MapRoulette is overdue for a new challenge, and we have one that should keep us busy for a while: adding numbers of lanes to the main roads in N-America. This information would be great to have for advanced visualization and transportation analysis purposes. And a lot of it is already there, so let’s just make it complete.
The challenge works as follows: You fire up MapRoulette as usual by going to maproulette.org. You are presented with one OSM way somewhere in North America that does not have a lanes=* tag. (We only care about secondary and higher to keep things useful and manageable, and we’re starting with the motorways and moving down, so you should see only motorways at first.)
If you want to fix this road, click on ‘Edit in JOSM’ and wait for the way to load in JOSM. Make sure you have JOSM running, otherwise the button won’t work.
To actually see the number of lanes of this road, you may need to zoom in a little.
Aha! This road has two lanes. So we go ahead and add that as a tag to the road. Hit Alt-A (Option-A on a Mac) or click ‘Add’ in the Properties pane:
And enter the information in the tag dialog:
Now upload your change, adding a brief changeset comment in which you should mention you used MapRoulette – for example by adding #maproulette:
Then, return to MapRoulette and indicate that you have fixed the problem!
Not all cases are this simple. There’s a few things you need to look out for.
In some cases where the amount of data to load into JOSM would become too big, JOSM will only load the actual way that requires your attention, not the data for the entire area.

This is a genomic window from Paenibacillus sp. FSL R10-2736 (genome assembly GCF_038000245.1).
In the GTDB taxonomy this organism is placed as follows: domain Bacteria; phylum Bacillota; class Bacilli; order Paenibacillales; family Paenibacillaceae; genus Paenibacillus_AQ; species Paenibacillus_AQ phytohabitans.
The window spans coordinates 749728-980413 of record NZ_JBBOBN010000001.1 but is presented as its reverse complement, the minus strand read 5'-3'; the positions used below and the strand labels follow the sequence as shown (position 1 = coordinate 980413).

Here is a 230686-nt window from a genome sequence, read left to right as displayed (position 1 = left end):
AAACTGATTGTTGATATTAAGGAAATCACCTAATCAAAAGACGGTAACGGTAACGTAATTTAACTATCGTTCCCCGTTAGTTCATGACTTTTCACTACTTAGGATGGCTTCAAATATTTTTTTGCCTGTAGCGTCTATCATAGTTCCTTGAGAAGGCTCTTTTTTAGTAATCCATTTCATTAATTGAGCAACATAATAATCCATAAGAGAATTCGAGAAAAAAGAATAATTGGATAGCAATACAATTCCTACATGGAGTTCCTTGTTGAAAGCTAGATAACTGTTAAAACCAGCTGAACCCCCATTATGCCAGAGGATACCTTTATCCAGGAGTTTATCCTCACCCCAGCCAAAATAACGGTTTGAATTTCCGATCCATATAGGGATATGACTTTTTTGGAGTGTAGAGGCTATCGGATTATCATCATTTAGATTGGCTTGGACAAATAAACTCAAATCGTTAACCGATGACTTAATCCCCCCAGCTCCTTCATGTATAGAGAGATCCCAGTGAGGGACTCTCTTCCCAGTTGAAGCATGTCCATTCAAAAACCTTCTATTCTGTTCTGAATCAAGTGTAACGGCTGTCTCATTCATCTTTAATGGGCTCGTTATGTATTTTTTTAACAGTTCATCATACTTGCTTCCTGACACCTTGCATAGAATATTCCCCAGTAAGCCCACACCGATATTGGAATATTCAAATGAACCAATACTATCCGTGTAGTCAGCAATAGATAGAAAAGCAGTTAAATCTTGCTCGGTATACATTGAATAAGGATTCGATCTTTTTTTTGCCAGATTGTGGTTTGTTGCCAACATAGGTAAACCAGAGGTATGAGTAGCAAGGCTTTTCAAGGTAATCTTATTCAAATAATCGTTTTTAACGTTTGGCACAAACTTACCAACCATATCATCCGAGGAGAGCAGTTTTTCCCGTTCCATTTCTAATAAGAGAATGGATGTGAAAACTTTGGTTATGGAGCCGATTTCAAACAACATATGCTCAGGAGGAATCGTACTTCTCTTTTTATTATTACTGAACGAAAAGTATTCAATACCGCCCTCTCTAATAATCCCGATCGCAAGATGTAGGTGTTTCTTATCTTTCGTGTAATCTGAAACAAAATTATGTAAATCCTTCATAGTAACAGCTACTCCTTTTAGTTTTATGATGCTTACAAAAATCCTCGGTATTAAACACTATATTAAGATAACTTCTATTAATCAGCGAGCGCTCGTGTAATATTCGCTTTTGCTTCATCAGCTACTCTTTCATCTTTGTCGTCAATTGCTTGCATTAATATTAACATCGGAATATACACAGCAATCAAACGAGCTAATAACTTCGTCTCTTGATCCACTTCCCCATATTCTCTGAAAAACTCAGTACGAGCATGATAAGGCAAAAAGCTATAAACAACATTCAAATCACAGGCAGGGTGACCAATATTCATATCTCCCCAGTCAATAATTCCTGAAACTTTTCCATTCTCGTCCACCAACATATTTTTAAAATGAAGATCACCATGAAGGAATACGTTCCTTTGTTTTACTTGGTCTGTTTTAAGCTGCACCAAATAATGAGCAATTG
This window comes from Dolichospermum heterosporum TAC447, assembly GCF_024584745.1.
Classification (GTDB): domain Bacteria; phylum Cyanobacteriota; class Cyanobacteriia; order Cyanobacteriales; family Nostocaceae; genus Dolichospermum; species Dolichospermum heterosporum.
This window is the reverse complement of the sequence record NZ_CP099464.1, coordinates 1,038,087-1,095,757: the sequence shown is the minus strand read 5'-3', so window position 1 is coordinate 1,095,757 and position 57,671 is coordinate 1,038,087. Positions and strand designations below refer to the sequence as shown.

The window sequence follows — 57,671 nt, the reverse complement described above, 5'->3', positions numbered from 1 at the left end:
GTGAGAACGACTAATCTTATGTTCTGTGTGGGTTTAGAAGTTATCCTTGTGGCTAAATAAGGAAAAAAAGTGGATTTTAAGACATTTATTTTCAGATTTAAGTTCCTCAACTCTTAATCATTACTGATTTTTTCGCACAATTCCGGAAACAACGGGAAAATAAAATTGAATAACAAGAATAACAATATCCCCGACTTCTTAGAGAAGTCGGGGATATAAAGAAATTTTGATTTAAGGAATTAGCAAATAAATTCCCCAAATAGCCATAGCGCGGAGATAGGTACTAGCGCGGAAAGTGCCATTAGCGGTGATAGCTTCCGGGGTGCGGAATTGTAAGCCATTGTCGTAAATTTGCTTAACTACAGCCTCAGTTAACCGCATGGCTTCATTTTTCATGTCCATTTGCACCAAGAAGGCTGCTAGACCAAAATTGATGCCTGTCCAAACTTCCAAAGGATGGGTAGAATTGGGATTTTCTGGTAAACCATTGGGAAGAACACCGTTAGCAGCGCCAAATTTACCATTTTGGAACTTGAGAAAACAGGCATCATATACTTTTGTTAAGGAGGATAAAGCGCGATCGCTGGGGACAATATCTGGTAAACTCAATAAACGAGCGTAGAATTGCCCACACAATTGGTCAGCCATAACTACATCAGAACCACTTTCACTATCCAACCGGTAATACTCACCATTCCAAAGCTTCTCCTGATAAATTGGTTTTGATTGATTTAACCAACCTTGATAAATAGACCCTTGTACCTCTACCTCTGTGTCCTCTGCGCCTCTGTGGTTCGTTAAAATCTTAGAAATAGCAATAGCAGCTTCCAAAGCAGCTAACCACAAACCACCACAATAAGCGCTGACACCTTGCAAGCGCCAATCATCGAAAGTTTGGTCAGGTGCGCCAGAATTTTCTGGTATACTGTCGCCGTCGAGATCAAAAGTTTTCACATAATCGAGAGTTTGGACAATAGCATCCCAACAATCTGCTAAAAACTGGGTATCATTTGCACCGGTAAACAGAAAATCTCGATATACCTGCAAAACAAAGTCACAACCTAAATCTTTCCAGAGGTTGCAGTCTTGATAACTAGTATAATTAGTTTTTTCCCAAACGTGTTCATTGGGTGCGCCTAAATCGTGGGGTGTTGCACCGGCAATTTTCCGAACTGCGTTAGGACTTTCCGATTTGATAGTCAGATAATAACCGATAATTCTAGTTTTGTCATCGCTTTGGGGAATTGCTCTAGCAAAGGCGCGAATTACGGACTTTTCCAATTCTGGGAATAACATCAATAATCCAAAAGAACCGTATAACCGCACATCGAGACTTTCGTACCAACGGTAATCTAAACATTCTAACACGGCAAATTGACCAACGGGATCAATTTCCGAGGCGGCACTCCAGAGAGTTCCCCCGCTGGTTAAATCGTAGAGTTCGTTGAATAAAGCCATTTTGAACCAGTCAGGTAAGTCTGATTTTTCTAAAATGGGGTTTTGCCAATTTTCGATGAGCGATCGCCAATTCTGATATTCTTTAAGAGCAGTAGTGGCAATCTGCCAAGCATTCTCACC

Here’s an example:
If you zoom in and deselect the road, you can see that this road is marked as oneway.
Because this looks like a dual carriageway road from the aerial imagery, there is probably another OSM way representing the other side of this road. If unsure, confirm by loading more data.
In these cases where only the actual way is loaded, you should also avoid moving or deleting nodes from the way, as these nodes may be shared with other ways you cannot see. Before you make any such changes, load more data.
Also, only enter the number of travel lanes and do not include merge lanes. Here’s an example:
The right lane is a merge lane, and does not count towards the main road lane count. So in this case the way would get lanes=3. You can see that it’s a merge lane by looking at the context (pan around and you will see the ramp) as well as by the difference in lane markings.